An increasingly attractive events destination, this year’s UK City of Culture has put Coventry firmly on the map. Its local council and event professionals are now focused on cementing its reputation and enabling it to compete strongly with neighbouring Birmingham.
The city that produced the 2 Tone label and acts including The Specials and The Selecter has in more recent years made significant progress in hosting major events.
In 2018 Coventry was home to BBC’s The Biggest Weekend. Organised by Festival Republic, it took place at War Memorial Park, a venue described as the city’s “jewel in the crown” by Coventry City Council head of events Jon Hogan.
The park is also the venue for the city’s flagship music festival; Godiva. Organised by the council, the three-day event was free-to-attend until 2019 when the council began charging for tickets. Due to take place on 3-5 September, with headliners including Craig David, it typically has a capacity of around 40,000.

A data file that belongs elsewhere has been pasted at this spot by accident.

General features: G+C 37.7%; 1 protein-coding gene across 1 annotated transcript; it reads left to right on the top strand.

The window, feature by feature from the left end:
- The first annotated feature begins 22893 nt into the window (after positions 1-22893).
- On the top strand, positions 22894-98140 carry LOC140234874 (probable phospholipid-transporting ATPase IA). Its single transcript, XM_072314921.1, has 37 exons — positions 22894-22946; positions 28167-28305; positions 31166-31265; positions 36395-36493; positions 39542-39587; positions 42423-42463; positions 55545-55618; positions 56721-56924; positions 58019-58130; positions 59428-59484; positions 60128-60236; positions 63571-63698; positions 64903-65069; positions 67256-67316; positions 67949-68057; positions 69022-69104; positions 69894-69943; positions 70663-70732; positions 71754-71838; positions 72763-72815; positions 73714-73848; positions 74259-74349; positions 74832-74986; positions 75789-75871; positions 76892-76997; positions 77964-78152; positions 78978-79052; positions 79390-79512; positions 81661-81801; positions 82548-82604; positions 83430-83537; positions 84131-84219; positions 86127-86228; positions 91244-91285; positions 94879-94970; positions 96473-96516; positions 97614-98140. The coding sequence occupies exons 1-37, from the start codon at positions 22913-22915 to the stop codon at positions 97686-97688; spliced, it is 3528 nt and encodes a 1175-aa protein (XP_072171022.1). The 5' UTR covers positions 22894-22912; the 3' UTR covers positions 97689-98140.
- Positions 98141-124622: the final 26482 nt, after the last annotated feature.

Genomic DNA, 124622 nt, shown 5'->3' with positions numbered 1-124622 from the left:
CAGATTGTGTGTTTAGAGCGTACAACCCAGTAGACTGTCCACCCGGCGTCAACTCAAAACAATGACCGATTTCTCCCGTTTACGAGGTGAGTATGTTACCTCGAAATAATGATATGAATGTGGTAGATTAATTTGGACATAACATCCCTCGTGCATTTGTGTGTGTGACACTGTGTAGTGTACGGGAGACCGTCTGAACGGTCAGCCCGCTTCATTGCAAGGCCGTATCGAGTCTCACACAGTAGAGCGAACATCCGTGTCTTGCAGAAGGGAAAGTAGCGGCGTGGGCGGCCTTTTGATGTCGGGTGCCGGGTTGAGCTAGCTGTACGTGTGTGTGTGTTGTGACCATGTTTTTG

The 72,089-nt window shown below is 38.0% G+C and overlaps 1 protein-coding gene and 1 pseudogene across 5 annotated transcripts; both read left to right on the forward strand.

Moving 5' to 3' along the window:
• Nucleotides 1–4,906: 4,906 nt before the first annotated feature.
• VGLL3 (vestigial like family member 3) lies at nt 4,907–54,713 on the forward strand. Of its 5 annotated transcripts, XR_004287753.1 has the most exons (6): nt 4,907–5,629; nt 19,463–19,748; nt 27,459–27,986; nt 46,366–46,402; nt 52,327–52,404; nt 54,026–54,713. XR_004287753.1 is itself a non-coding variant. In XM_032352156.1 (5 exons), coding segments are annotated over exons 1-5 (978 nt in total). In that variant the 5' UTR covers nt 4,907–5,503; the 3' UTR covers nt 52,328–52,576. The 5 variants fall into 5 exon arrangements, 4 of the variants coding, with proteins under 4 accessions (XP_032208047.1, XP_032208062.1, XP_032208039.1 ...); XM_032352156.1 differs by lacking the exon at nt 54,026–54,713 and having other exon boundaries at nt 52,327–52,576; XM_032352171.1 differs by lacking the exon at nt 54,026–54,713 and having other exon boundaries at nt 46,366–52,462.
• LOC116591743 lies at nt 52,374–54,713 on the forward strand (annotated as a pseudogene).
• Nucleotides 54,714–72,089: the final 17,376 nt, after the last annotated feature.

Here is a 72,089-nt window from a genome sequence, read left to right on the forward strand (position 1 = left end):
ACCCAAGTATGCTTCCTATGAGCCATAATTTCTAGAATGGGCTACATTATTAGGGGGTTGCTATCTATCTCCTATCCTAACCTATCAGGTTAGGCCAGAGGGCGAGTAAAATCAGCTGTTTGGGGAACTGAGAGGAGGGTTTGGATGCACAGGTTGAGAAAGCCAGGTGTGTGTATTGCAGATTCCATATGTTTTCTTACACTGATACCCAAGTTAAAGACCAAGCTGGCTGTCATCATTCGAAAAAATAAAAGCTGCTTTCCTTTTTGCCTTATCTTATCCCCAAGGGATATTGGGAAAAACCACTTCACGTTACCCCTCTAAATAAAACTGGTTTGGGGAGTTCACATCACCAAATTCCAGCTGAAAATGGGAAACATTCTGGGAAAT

Coventry may have had a recent setback with the postponement of the Rugby League World Cup in Birmingham, which would have included a game in October at the Coventry Building Society Arena (cap, 32,600) complex, but among the more positive developments have been the formation of the West Midlands Music Board by West Midlands sector support organisation Culture Central. Its goal is to drive the recovery and growth of the region’s music sector.
“We’re going from being a ghost town to a culture city.” – Coventry City Council head of events, Jon Hogan
The city’s destination marketing organisation (DMO), Destination Coventry was set up just before the Covid-19 outbreak but has only began to take shape this year. The collaboration between Coventry Council and Coventry & Warwickshire Chamber of Commerce is part of a two-year project designed to increase tourism and develop more commercial income generating opportunities.
Destination Coventry is led by MD Paul Jones, while other members of the DMO’s oversight board include Coventry City of Culture Trust director of audience strategy Laura McMillan and CBS Arena commercial venue director Paul Michael.
Michael says, “When Coventry won the City of Culture bid in 2017, that acted as a catalyst for the city to look at its tourism strategy. City of Culture will bring a significant volume of additional visitors to Coventry during the year and it will leave a legacy.”